My point is, AA is a strange little cult. I respect anyone who was able to quit using AA, who has had success working their program, but the hypocrisy and trading off one addiction or another, as well as the judgments passed while I was in there was enough for me to leave that group for good. Instead of an "Alcoholics Anonymous"---they truly need a program to get away from the AA group itself. I know this is a very unpopular opinion, but from my experience, it's a very tight judgmental club, where only certain people are included. If they think you're not "one of them"----good luck finding a sponsor. I was denied a sponsor the entire three months of my stay in AA. A nice man wanted to be my sponsor. He'd been in there for several years. He was also gay. The director actually yelled at us. "Coed sponsorships are highly discouraged in here!" I turned to her and said, "Great. We're both gay. So now what?" 

Ditch the AA. You are POWERFUL. And if you are a follower of Christ, your "higher power" is JESUS, not meshed in with anything other than the Holy Spirit. 

Ok, I'm done here.

Enjoy the beautiful weekend ahead of us! 

For more of Deb's articles, please visit:
or join her on Facebook and Twitter. Check out her cooking blog at
for some of her famous recipes!

Wednesday, October 07, 2020

Bottled Up Emotions: Casting All Your Cares

My heart's been feeling heavy lately, and I'm not sure why. I mean, I can list off a ton of heartbreaking stories, but none of it is sticking out right now. I just have the 'blahs' but yet, I'm okay. Last night, I sat in my little prayer room upstairs, lit some candles and was going to just pray and tell God everything. But nothing came out of my mouth. I even tried to muster stuff up in my mind---things I wanted to get off my chest, but nothing came out. Nothing was standing out in my mind. There were all frivolous types of thoughts going on: "Make sure to prep for my virtual meeting 1pm---Did I check my bank account to see if that fraudulent charge was cleared---Will our town shutdown again---What if I get sick again---What if, what if, what if...." I kept hearing in my heart, "Tell me everything." Nothing but unimportant things were surfacing, and I felt something deep inside tugging at me---giving me interrupted sleep for the past couple of nights. I took a deep breath and just sighed out a request, "Just please talk to me instead, I can't seem to hear you lately" but I didn't hear anything.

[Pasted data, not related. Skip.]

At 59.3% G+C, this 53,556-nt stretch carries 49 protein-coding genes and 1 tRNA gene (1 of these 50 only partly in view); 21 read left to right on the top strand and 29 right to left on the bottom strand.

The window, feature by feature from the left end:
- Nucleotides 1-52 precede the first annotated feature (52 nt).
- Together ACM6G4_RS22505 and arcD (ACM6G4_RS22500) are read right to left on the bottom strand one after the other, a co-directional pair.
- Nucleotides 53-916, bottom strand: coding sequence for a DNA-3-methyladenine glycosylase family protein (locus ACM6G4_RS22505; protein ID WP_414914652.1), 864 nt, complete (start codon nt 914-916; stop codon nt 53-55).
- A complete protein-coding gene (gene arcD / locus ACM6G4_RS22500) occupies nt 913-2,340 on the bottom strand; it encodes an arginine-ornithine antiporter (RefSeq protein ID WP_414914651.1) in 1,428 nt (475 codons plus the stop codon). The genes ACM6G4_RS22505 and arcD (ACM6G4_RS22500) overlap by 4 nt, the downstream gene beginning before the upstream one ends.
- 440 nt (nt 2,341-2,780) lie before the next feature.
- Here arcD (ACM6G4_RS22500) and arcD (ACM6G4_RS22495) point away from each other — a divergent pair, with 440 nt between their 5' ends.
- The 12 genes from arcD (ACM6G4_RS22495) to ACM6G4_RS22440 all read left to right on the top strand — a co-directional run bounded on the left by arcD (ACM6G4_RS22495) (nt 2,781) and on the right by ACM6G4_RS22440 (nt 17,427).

Early this morning, I woke up at 6:30, put the coffee on, and then made breakfast for Mad, Lola and myself. Yes, I make doggy bacon and one egg for my little fur baby. Don't judge. If I don't get up in time, Lola will climb up on me and whine right into my ear. As I was cooking their eggs, tears started falling. I don't even know why. I don't even know what I was thinking. My heart just felt so incredibly heavy. I think the gang may've gotten a few tears in their eggs this morning. Then Madelene tapped my shoulder and said, "Need a hug?" And yes. I. did. --I needed a big ol' bear hug. 

When I sat down, I shuffled through emails & social media, and then just cleared my head to start work. But something stood out. My friend posts these daily Christian devotionals up on her Facebook account. In fact, my screen locked onto it---I couldn't get out of it, because I was trying to put my phone back down and opt out of the app. 

This came up. 

Every morning, before my feet even hit the ground, I say the last scripture in Psalm 118:24, "This is the day the Lord has made; let us rejoice and be glad in it." Always. But my mind wasn't thinking about anything sad, it was fearing the worst again. My mind regressed back to when it was March---when we got blasted with COVID, the lockdowns, the social distancing, the masks, the "time out" --- or --- the "New York Pause." The world stopped. Not a soul to be found anywhere, other than in a park or a long line waiting for food outside of Walmart. It looked like we went straight into communism overnight. I remember feeling this heaviness---our world as we know it is simply gone....just. like. that. I mourned for what was, and really didn't know if we'd ever go back to "normal" again. The phrase, "the new normal" was bullshit to me. I'm not accepting a "new normal"---that's what you say when a loved ones passes away. That's what you say if the world is indefinitely, gone. But, is it gone? Have we lost the world?